Introduction
 Palindromic numbers are numbers which read the same from
 left to right (forwards) as from the right to left (backwards)
 Here are a few random examples : 535, 3773, 246191642
Links (old and new) to Webpages dealing with Palindromes
If you meticulously visit and study each one then you'll be more than
introduced into the subject. Have fun! And if you find yourself a source
or reference not listed hereunder please feel free to contact me so that
I can extend and/or update this summary.
References
My site was reviewed and reported on in the october 2004 edition
of the NSDL Scout Report for Math, Engineering and Technology.
They seek to separate the proverbial 'wheat from the chaff' when
it comes to the innumerable resources available on the web.
My site was found to be one of great quality and merit!

Integer Sequences from Sloane's OEIS database
 A006960 Reverse and Add! sequence starting with 196.  N. J. A. Sloane, Simon Plouffe
 A037076 Palindromes which are the sum of a twin prime pair.  G. L. Honacker, Jr.
 A045638 Palindromic and divisible by 3.  Jeff Burch
 A045639 Palindromic and divisible by 4.  Jeff Burch
 A043040 Numbers that are palindromic and divisible by 5.  Clark Kimberling
 A045641 Palindromic and divisible by 6.  Jeff Burch
 A045642 Palindromic and divisible by 7.  Jeff Burch
 A045643 Palindromic and divisible by 8.  Jeff Burch
 A045644 Palindromic and divisible by 9.  Jeff Burch
 A046328 Palindromes with exactly 2 prime factors (counted with multiplicity).  Patrick De Geest
 A046329 Palindromes with exactly 3 prime factors (counted with multiplicity).  Patrick De Geest
 A046330 Palindromes with exactly 4 prime factors (counted with multiplicity).  Patrick De Geest
 A046331 Palindromes with exactly 5 prime factors (counted with multiplicity).  Patrick De Geest
 A046332 Palindromes with exactly 6 prime factors (counted with multiplicity).  Patrick De Geest
 A046333 Palindromes with exactly 7 prime factors (counted with multiplicity).  Patrick De Geest
 A046334 Palindromes with exactly 8 prime factors (counted with multiplicity).  Patrick De Geest
 A046335 Palindromes with exactly 9 prime factors (counted with multiplicity).  Patrick De Geest
 A046336 Palindromes with exactly 10 prime factors (counted with multiplicity).  Patrick De Geest
 A046338 Palindromes with an even number of prime factors (counted with multiplicity).  Patrick De Geest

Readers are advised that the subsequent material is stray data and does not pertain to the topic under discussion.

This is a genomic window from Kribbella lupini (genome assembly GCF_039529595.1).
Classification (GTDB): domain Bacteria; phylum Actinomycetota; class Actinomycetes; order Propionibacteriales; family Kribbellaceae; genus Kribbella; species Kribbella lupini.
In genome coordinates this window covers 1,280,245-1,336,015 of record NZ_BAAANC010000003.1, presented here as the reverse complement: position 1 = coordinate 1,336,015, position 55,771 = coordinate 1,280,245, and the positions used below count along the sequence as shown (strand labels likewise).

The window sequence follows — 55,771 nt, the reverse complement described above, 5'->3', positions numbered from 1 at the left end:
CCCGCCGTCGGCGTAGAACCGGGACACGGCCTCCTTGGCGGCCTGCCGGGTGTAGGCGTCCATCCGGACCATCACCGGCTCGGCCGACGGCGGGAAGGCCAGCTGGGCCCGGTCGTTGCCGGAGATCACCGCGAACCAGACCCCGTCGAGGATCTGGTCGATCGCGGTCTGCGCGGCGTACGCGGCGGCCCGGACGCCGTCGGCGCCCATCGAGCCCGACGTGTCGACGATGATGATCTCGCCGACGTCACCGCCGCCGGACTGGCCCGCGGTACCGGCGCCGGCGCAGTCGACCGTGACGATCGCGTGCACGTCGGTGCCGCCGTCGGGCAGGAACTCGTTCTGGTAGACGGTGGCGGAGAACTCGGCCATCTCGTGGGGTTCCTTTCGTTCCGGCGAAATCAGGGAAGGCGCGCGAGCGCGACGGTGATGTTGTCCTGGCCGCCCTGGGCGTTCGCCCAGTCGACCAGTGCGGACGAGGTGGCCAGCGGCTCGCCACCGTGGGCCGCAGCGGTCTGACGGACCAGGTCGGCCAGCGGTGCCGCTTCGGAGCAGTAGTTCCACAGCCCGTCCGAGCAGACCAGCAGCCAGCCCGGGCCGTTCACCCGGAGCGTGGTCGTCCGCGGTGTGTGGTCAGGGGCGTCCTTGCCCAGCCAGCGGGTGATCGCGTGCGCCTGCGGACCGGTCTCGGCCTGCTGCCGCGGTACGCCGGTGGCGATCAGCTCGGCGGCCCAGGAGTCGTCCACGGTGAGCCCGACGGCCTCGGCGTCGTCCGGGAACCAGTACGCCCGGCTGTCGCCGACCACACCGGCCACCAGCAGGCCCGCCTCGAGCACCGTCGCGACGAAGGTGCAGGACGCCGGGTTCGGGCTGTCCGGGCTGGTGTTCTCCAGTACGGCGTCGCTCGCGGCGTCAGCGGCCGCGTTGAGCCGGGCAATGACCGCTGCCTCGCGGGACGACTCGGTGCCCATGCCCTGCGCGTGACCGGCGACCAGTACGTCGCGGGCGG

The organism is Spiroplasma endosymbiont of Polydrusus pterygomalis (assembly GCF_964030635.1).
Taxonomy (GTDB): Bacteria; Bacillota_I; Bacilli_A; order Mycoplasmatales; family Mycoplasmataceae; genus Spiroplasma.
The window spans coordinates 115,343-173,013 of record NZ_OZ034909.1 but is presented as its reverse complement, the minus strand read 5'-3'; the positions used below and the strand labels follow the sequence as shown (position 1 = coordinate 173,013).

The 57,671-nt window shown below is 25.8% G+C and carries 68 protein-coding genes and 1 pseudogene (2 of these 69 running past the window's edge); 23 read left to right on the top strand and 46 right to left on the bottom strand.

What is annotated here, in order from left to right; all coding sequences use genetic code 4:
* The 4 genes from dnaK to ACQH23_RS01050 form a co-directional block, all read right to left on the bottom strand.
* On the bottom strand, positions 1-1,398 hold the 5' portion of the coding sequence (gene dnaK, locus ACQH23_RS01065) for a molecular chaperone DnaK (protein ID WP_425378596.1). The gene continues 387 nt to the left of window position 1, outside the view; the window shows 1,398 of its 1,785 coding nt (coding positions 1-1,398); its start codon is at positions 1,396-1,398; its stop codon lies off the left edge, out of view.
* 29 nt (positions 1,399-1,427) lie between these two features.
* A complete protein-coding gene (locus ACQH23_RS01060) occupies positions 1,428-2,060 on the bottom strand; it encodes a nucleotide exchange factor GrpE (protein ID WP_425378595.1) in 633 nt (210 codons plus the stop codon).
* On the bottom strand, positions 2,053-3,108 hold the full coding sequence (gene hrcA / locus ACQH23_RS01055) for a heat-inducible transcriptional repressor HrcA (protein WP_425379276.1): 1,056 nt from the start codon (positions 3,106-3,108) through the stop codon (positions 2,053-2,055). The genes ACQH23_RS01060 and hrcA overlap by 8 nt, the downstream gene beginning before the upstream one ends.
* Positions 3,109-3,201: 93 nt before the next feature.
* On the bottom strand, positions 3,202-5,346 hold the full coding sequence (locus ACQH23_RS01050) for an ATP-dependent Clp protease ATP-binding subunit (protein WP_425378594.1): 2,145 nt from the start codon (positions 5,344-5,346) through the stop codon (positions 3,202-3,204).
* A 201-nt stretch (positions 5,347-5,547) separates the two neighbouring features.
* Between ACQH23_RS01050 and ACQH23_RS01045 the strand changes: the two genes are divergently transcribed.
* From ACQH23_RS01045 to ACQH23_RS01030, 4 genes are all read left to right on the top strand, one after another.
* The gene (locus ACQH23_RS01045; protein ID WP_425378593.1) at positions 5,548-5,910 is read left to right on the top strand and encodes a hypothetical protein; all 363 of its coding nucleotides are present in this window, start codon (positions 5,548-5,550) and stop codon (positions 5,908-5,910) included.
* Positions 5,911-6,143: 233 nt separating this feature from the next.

A046341 Palindromes with an odd number of prime factors (counted with multiplicity).  Patrick De Geest
 A046345 Sum of the prime factors of the palindromic composite numbers (counted with multiplicity).  Patrick De Geest
 A046348 Palindromes divisible by the sum of their prime factors (counted with multiplicity).  Patrick De Geest
 A046352 Numbers whose sum of prime factors is palindromic (counted with multiplicity).  Patrick De Geest
 A046353 Odd numbers whose sum of prime factors is palindromic (counted with multiplicity).  Patrick De Geest
 A046354 Palindromes whose sum of prime factors is palindromic (counted with multiplicity).  Patrick De Geest
 A046358 Numbers divisible by the palindromic sum of their prime factors (counted with multiplicity).  Patrick De Geest
 A046359 Odd numbers divisible by the palindromic sum of their prime factors (counted with multiplicity).  Patrick De Geest
 A046360 Palindromes divisible by the palindromic sum of their prime factors (counted with multiplicity).  Patrick De Geest
 A046361 a(n) divided by the palindromic sum of its prime factors is a palindrome (counted with multiplicity).  Patrick De Geest
 A046362 Composite palindromes divided by the palindromic sum of their prime factors is a palindrome (counted with multiplicity).  Patrick De Geest
 A046365 Palindromes whose sum of prime factors is prime (counted with multiplicity).  Patrick De Geest
 A068664 a(1) = 1, a(n) = smallest palindromic multiple of a(n1).  Amarnath Murthy
 A068665 a(1) = 3, a(n) = smallest palindromic multiple of a(n1).  Amarnath Murthy
 A068666 a(1) = 5, a(n) = smallest palindromic multiple of a(n1).  Amarnath Murthy
 A068667 a(1) = 7, a(n) = smallest palindromic multiple of a(n1).  Amarnath Murthy
 A068668 a(1) = 9, a(n) = smallest palindromic multiple of a(n1).  Amarnath Murthy
 A104444 Not the difference of two palindromes (where 0 is considered a palindrome).  David W. Wilson
 A108505 The number of palindromic semiprimes less than 10^n.  Robert G. Wilson v
 A226486 First available increasing palindromes (A002113) found in the decimal expansion of Pi3 (A000796).  Patrick De Geest & Robert G. Wilson v
 A226487 First available increasing palindromes (A002113) found in the decimal expansion of the number e2 (A001113).  Patrick De Geest & Robert G. Wilson v
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Patrick De Geest  Belgium  Short Bio  Some Pictures
Email address : pdg@worldofnumbers.com